The attack took place 11 days ago and is believed to have its grounding in far-right extremism and Islamophobia, involved a man gunning down unsuspecting Muslims at the Al Noor Mosque and the Linwood Islamic Center.
Since then, thousands of people in the New Zealand cities of Auckland and Christchurch has attended protests against racism and to remember the 50 Muslims who were killed in two mosques.
A 95-year-old man from New Zealand took four buses to join a local march against racism to show his support for the Muslim community in the wake of a terror attack.
John Sato told Radio New Zealand that he usually passes time doing chores around his house and listening to music.
But when he heard about the horrific attacks in Christchurch, he could not sit still and do nothing.
“I stayed awake quite a lot of the night and I didn’t sleep too well ever since, you know. I thought it was so sad. You can feel the suffering of other people,” he said.
Sato, whose mother was Scottish and father was Japanese, know how important it is to accept all people, regardless of ethnicity or cultural background.
“I think it is such a tragedy and, yet, it has the other side,” Sato said, referring to the terror attack.
“It has put people together.”
“It doesn’t matter what their race or anything. People have suddenly realized we are all one. We care for each other.”
John Sato told the local station that he visited a mosque near his house shortly after the terror attacks.
According to reports, he left his home in Hardwicke over the weekend and took the bus to a mosque in Pakuranga.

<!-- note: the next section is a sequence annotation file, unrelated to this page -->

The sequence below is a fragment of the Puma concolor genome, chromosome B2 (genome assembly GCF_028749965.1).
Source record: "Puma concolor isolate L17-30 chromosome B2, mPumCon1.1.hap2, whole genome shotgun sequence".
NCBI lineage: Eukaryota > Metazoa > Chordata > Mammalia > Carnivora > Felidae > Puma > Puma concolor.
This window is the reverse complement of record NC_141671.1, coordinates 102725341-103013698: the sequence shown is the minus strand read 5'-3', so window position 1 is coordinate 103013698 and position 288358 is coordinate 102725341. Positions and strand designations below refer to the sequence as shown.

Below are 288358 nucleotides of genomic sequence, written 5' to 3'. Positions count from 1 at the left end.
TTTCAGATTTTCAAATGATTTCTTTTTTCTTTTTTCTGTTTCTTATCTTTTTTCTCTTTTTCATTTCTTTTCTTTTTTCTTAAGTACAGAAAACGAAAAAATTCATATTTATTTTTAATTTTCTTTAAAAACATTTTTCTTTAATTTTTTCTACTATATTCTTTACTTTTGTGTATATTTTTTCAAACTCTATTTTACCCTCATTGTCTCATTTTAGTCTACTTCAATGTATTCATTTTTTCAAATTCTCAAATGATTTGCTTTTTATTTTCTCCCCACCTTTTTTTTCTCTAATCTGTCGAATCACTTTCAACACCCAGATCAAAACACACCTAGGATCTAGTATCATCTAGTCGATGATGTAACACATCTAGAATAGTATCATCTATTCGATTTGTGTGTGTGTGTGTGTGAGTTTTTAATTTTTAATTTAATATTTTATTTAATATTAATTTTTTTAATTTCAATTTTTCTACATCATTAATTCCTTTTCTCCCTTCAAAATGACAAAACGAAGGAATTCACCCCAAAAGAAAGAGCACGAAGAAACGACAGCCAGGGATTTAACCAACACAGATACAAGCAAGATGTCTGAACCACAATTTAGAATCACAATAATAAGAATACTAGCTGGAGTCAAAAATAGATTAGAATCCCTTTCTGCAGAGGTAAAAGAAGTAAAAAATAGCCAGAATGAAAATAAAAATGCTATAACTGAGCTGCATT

There he saw flowers and messages left in honor of the shooting victims. It was an overwhelming and emotional experience for John.
Soon afterwards he decided to take two transfers further into the city, where he arrived at a march against racism.
“Sitting on a bus is much more comfortable than walking,” Sato said, laughing
“You just sit back and you sit all comfortable.”
Kind people gave Sato a hand when they saw him at the march. Police officers made sure that John could complete the march and get a safe journey home.
“A policeman took me all the way home and waited down there until he saw me get up the stairs. He was very kind”, ” Sato said.
"It doesn’t matter what their race or anything. People have suddenly realized we are all one. We care for each other."…
The terrible tragedy in Christchurch brought out the best in people and I think John Satos act shows the best of humanity.
I know many young and able bodied men who wouldn’t even catch one bus to attend. This should inspire us all to do better.
Cowardly terrorists are trying to divide us and create a terrified society – but the answer must always be the same: You can’t break us!
And remember: You are never too old to do the right thing – share if you agree!